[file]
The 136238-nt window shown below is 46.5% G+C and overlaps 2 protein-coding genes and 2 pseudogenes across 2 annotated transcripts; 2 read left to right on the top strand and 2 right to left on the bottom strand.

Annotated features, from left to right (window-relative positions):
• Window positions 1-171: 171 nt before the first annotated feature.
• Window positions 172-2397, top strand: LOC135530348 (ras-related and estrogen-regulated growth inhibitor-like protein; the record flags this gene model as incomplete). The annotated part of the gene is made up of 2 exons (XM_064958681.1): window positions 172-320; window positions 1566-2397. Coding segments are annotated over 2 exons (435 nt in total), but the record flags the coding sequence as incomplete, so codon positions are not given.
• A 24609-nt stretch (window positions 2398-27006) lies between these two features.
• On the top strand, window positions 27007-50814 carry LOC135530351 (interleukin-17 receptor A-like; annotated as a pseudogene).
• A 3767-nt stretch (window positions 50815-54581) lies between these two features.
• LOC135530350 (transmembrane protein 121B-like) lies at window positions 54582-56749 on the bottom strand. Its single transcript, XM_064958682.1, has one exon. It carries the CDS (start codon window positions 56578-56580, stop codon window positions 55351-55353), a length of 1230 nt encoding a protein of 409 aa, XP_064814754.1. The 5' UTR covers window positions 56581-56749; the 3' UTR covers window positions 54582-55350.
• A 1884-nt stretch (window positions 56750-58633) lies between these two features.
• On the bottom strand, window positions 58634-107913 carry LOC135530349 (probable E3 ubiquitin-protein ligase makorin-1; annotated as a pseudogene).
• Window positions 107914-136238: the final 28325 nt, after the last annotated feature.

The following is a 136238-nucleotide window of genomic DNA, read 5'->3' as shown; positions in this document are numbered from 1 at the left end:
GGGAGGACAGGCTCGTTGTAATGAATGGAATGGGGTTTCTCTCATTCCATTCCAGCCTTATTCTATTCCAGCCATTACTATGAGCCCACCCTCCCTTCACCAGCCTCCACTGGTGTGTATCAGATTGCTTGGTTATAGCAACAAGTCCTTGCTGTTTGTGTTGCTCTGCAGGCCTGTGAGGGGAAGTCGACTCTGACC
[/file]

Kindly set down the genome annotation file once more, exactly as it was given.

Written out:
The 136238-nt window shown below is 46.5% G+C and overlaps 2 protein-coding genes and 2 pseudogenes across 2 annotated transcripts; 2 read left to right on the top strand and 2 right to left on the bottom strand.

Annotated features, from left to right (window-relative positions):
• Window positions 1-171: 171 nt before the first annotated feature.
• Window positions 172-2397, top strand: LOC135530348 (ras-related and estrogen-regulated growth inhibitor-like protein; the record flags this gene model as incomplete). The annotated part of the gene is made up of 2 exons (XM_064958681.1): window positions 172-320; window positions 1566-2397. Coding segments are annotated over 2 exons (435 nt in total), but the record flags the coding sequence as incomplete, so codon positions are not given.
• A 24609-nt stretch (window positions 2398-27006) lies between these two features.
• On the top strand, window positions 27007-50814 carry LOC135530351 (interleukin-17 receptor A-like; annotated as a pseudogene).
• A 3767-nt stretch (window positions 50815-54581) lies between these two features.
• LOC135530350 (transmembrane protein 121B-like) lies at window positions 54582-56749 on the bottom strand. Its single transcript, XM_064958682.1, has one exon. It carries the CDS (start codon window positions 56578-56580, stop codon window positions 55351-55353), a length of 1230 nt encoding a protein of 409 aa, XP_064814754.1. The 5' UTR covers window positions 56581-56749; the 3' UTR covers window positions 54582-55350.
• A 1884-nt stretch (window positions 56750-58633) lies between these two features.
• On the bottom strand, window positions 58634-107913 carry LOC135530349 (probable E3 ubiquitin-protein ligase makorin-1; annotated as a pseudogene).
• Window positions 107914-136238: the final 28325 nt, after the last annotated feature.

The following is a 136238-nucleotide window of genomic DNA, read 5'->3' as shown; positions in this document are numbered from 1 at the left end:
GGGAGGACAGGCTCGTTGTAATGAATGGAATGGGGTTTCTCTCATTCCATTCCAGCCTTATTCTATTCCAGCCATTACTATGAGCCCACCCTCCCTTCACCAGCCTCCACTGGTGTGTATCAGATTGCTTGGTTATAGCAACAAGTCCTTGCTGTTTGTGTTGCTCTGCAGGCCTGTGAGGGGAAGTCGACTCTGACC